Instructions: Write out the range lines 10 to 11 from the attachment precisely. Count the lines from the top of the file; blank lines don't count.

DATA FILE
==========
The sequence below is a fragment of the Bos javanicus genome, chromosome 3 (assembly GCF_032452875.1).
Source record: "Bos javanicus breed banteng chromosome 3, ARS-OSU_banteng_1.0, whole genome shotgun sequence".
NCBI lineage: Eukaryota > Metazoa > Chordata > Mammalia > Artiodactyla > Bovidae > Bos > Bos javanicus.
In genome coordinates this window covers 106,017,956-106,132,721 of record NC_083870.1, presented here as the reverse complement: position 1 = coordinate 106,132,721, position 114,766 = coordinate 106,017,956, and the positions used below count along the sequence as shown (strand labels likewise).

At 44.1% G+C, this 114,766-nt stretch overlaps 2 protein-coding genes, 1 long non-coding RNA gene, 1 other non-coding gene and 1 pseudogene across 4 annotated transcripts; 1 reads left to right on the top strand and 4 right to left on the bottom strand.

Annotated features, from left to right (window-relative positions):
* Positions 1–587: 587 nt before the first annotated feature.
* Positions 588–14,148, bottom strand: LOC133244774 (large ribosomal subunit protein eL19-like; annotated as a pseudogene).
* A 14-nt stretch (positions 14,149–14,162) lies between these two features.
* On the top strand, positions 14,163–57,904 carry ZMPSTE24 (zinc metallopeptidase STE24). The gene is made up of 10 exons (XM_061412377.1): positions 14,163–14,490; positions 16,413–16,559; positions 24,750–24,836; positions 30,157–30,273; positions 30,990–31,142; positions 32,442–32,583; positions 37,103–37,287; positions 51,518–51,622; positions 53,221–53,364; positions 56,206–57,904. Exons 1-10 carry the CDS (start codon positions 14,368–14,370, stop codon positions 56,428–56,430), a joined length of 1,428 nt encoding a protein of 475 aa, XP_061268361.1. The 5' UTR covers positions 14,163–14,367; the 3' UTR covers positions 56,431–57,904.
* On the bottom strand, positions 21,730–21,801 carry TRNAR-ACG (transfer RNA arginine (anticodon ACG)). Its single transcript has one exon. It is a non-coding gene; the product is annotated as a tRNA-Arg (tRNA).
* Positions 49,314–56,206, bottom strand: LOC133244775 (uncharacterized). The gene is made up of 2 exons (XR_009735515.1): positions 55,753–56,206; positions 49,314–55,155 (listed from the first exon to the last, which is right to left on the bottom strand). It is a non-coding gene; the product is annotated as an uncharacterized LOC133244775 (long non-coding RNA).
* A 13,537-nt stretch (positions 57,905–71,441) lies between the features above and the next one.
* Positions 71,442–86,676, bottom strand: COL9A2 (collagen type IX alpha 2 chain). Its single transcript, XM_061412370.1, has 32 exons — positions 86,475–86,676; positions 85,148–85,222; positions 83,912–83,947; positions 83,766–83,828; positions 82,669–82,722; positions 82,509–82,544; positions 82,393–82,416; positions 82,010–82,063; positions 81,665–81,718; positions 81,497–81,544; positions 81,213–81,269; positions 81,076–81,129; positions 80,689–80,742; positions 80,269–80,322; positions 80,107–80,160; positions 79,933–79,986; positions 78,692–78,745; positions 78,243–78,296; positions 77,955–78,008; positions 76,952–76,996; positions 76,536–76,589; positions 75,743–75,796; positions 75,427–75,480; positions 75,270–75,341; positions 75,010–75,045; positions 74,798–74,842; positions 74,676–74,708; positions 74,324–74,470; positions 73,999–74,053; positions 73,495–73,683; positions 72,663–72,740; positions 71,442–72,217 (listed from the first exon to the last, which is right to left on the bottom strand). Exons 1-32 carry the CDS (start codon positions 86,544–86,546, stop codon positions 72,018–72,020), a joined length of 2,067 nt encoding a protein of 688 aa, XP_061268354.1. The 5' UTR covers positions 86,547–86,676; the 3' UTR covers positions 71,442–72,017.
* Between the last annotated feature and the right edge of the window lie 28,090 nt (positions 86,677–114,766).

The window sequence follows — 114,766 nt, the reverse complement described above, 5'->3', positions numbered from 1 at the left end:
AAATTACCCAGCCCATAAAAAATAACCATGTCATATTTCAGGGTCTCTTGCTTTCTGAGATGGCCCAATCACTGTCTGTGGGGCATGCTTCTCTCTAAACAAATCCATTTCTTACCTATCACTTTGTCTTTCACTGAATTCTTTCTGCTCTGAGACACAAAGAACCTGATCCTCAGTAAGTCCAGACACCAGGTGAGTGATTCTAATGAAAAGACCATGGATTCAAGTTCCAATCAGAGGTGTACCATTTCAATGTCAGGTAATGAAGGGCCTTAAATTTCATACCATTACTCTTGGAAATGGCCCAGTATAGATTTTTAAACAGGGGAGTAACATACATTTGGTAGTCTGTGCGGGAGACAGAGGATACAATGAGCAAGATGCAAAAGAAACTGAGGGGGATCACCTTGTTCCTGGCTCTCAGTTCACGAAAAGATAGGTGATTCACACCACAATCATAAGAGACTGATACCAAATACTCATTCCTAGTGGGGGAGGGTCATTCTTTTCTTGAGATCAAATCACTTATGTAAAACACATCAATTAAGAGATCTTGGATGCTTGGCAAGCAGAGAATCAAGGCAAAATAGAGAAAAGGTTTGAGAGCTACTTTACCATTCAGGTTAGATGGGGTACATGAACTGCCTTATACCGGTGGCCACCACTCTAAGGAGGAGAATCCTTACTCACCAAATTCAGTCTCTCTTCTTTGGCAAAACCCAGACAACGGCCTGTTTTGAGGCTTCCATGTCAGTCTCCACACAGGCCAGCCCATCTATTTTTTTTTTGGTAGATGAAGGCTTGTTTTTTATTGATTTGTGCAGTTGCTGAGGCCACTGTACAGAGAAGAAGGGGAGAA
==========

* On the top strand, positions 14,163–57,904 carry ZMPSTE24 (zinc metallopeptidase STE24). The gene is made up of 10 exons (XM_061412377.1): positions 14,163–14,490; positions 16,413–16,559; positions 24,750–24,836; positions 30,157–30,273; positions 30,990–31,142; positions 32,442–32,583; positions 37,103–37,287; positions 51,518–51,622; positions 53,221–53,364; positions 56,206–57,904. Exons 1-10 carry the CDS (start codon positions 14,368–14,370, stop codon positions 56,428–56,430), a joined length of 1,428 nt encoding a protein of 475 aa, XP_061268361.1. The 5' UTR covers positions 14,163–14,367; the 3' UTR covers positions 56,431–57,904.
* On the bottom strand, positions 21,730–21,801 carry TRNAR-ACG (transfer RNA arginine (anticodon ACG)). Its single transcript has one exon. It is a non-coding gene; the product is annotated as a tRNA-Arg (tRNA).